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News Release
FOR IMMEDIATE RELEASE
Febraury 14, 2005

Neighborhood Crack Cocaine Dealers Are Targets Of Joint Police And Federal Crack-Down

FEB 14--SACRAMENTO– DEA Special Agent in Charge Javier F. Pena, Sacramento Police Chief Albert Najera, United States Attorney McGregor W. Scott, and ATF Resident Agent in Charge Armando Salas, announced today the successful completion of a long-term investigation of crack cocaine dealers in the Oak Park neighborhood of Sacramento.

Sacramento PD Chief Albert Najera, SAC Javier F. Pena, Sacramento DO ASAC Gordon Taylor, SFFD ASAC Greg Sullivan.

At the request of Sacramento Police Chief Albert Najera, a special team of the Drug Enforcement Administration, known as the Mobile Enforcement Team (MET), was deployed to the Oak Park Neighborhood of Sacramento. The DEA established the MET Initiative in April 1995 to assist local agencies and prosecutors with stopping violent criminals and organizations causing drug related violence. By working with local agencies to target organizations causing drug-related violence and to arrest key individuals for narcotics trafficking, MET has helped reduce violence in hundreds of communities across America. This MET, deployed out of the DEA’s San Francisco Division, travels to geographic areas throughout Northern California. In 2002, the DEA MET conducted a highly successful operation in the Franklin Villa area of Sacramento.

SFFD SAC Javier F. Pena

In October of 2004, the MET team began working with the Sacramento Police Department, the United States Attorney's Office in Sacramento, and the Bureau of Alcohol, Tobacco and Firearms. The MET initiative continued through January of 2005, ending recently with a series of 58 arrests - 24 defendants were charged in federal court, while 34 were charged in state court. Of those arrests, 5 defendants were charged with federal firearms violations, resulting from the seizure of 9 firearms. The remainder were charged with Conspiracy to Distribute Controlled Substances, Distribution of Controlled Substances, or Possession with Intent to Distribute Controlled Substances. Almost all the defendants had prior felony drug convictions which, in some cases, doubles the mandatory prison sentence under federal law. Among the individuals arrested, 23 were documented gang members. Law enforcement officers also seized a total of $273,025.00 in US currency from drug traffickers operating in the Oak Park area.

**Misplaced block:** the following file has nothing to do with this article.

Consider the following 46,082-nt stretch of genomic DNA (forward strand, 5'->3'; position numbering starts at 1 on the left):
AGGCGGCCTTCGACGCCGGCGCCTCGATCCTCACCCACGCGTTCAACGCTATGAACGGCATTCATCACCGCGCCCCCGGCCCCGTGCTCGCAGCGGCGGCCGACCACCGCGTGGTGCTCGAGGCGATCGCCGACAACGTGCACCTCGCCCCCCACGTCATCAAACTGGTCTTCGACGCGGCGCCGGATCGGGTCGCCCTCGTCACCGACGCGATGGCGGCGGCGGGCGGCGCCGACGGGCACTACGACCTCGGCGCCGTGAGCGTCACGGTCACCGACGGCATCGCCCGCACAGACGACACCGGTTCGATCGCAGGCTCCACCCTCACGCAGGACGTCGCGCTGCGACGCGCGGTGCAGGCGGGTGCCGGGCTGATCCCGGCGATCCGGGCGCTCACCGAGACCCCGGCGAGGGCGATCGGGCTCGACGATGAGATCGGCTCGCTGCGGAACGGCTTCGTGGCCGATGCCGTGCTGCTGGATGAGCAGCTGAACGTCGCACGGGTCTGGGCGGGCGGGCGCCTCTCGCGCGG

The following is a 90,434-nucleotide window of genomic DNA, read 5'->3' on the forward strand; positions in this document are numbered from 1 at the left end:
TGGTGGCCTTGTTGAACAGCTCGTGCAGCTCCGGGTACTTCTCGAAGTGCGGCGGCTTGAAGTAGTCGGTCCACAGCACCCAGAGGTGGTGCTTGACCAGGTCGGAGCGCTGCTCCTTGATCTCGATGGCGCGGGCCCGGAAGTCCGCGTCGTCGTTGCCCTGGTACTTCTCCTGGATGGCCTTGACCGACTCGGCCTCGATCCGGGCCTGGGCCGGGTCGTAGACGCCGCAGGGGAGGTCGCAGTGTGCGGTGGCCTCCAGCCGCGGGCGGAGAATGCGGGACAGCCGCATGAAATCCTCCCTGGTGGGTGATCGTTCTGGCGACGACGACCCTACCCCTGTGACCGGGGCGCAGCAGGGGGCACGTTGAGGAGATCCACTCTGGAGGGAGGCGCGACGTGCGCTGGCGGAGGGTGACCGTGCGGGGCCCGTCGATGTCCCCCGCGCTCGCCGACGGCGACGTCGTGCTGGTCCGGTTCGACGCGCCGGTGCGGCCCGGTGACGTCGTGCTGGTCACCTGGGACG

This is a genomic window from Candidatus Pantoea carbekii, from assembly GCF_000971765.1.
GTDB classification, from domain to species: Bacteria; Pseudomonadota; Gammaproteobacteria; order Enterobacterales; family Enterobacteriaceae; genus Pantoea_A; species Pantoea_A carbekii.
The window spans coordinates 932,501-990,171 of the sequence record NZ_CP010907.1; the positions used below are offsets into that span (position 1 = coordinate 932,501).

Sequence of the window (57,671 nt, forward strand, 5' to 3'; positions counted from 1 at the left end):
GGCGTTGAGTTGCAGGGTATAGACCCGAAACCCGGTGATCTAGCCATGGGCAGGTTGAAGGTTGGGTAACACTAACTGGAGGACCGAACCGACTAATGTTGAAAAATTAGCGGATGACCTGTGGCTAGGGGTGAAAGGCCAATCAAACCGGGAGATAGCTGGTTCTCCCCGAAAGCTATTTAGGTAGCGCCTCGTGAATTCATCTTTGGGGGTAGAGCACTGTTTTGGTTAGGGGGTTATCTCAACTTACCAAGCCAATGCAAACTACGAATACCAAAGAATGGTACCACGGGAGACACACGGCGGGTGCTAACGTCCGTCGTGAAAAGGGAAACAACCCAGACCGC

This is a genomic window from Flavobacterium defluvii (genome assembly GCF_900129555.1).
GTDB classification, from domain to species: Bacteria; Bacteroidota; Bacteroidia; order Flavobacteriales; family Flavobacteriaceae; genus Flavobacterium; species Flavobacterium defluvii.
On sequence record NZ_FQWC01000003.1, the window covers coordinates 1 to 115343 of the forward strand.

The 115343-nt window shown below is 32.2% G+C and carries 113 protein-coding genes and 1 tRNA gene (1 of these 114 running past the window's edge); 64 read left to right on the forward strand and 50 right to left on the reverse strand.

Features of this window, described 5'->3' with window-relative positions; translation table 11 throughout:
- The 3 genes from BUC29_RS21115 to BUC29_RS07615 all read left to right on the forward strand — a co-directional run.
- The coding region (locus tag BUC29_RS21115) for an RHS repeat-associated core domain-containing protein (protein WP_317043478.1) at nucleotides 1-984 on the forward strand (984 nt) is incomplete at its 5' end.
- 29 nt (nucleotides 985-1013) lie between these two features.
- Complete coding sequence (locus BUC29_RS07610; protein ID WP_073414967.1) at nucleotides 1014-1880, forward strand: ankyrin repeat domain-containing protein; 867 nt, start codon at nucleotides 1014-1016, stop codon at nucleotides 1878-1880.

These joint enforcement efforts included the execution of 31 search warrants, 29 of which were authorized by federal judges, the others by state court judges. The officers and agents seized cocaine base, i.e., “Crack,” heroin, methamphetamine, MDMA (Ecstasy), and marijuana. The majority of the drug traffickers charged were operating retail distribution sites in residential areas. These sites were frequently the subject of complaints from local residents.

SAC Javier Pena stated: “Local, state, and federal authorities collaborated in successfully disrupting a drug organization operating in the Oak Park neighborhood of Sacramento. The Drug Enforcement Administration (DEA) will maintain its unwavering support of this law enforcement partnership. Because of our continuing efforts to address the drug threat in our area of responsibility and protect our nation's citizens from the growing menace of drugs and the violence associated with the drug trade, the DEA will aggressively target those individuals intent on trafficking in, producing, distributing, and profiting from dangerous and illegal drugs. We will continue to lead a successful and collaborative law enforcement campaign focusing on the disruption and dismantlement of drug trafficking organizations with the ultimate goal of reducing the amount of illegal drugs available in our country.”

Sacramento DO ASAC Gordon Taylor answering questions from TV reporter

Gordon Taylor, Assistant Special Agent-in-Charge of the Sacramento District Office said: “These drug dealers were like termites eating away at the foundation of a house, but in this case they were eating away at the community. The good people of Oak Park deserve to get their neighborhood back and this is a step in the right direction.”

"The United States Attorney's Office is committed to working with the leaders and residents of one of Sacramento's most historic neighborhoods, Oak Park, to help their community thrive. Federal authorities stand ready to assist Police Chief Najera to target hardcore offenders trafficking in drugs and guns in the region. These most recent arrests and indictments serve as testament to that fact," said Scott.

The defendants charged federally have either been indicted by a grand jury or are awaiting indictment. Many of the defendants remain incarcerated pending trial. If convicted, many of the defendants with prior convictions face a mandatory minimum 10 year prison sentence. There is no parole on federal sentences. One of the purposes of this joint endeavor is to effectively and strategically enforce drug laws in cases of individuals who have been previously convicted of similar drug trafficking crimes. By prosecuting such cases in the federal court, the time that such drug traffickers will actually serve is increased. The sentences for federal offenses are generally longer than those under state law and, unlike state court prisoners who can be released early on parole, federal prisoners serve almost the full prison term before being released and then being subjected to another several years of supervision.

The charges are only allegations and the defendants are presumed innocent until and unless proven guilty beyond a reasonable doubt.


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